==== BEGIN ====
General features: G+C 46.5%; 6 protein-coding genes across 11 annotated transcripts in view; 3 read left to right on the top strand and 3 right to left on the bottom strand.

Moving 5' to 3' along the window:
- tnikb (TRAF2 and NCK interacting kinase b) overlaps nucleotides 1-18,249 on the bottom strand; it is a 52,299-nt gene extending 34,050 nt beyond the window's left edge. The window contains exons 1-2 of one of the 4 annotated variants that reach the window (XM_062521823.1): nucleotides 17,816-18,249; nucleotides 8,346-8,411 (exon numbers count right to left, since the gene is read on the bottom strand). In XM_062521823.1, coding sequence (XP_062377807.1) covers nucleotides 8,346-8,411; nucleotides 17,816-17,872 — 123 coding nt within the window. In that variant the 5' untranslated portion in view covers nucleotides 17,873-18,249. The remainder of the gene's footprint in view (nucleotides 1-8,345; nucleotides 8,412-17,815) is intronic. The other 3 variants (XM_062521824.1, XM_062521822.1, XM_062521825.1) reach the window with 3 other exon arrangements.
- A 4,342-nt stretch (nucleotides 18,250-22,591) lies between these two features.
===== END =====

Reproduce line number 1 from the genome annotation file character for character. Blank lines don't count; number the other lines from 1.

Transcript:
General features: G+C 46.5%; 6 protein-coding genes across 11 annotated transcripts in view; 3 read left to right on the top strand and 3 right to left on the bottom strand.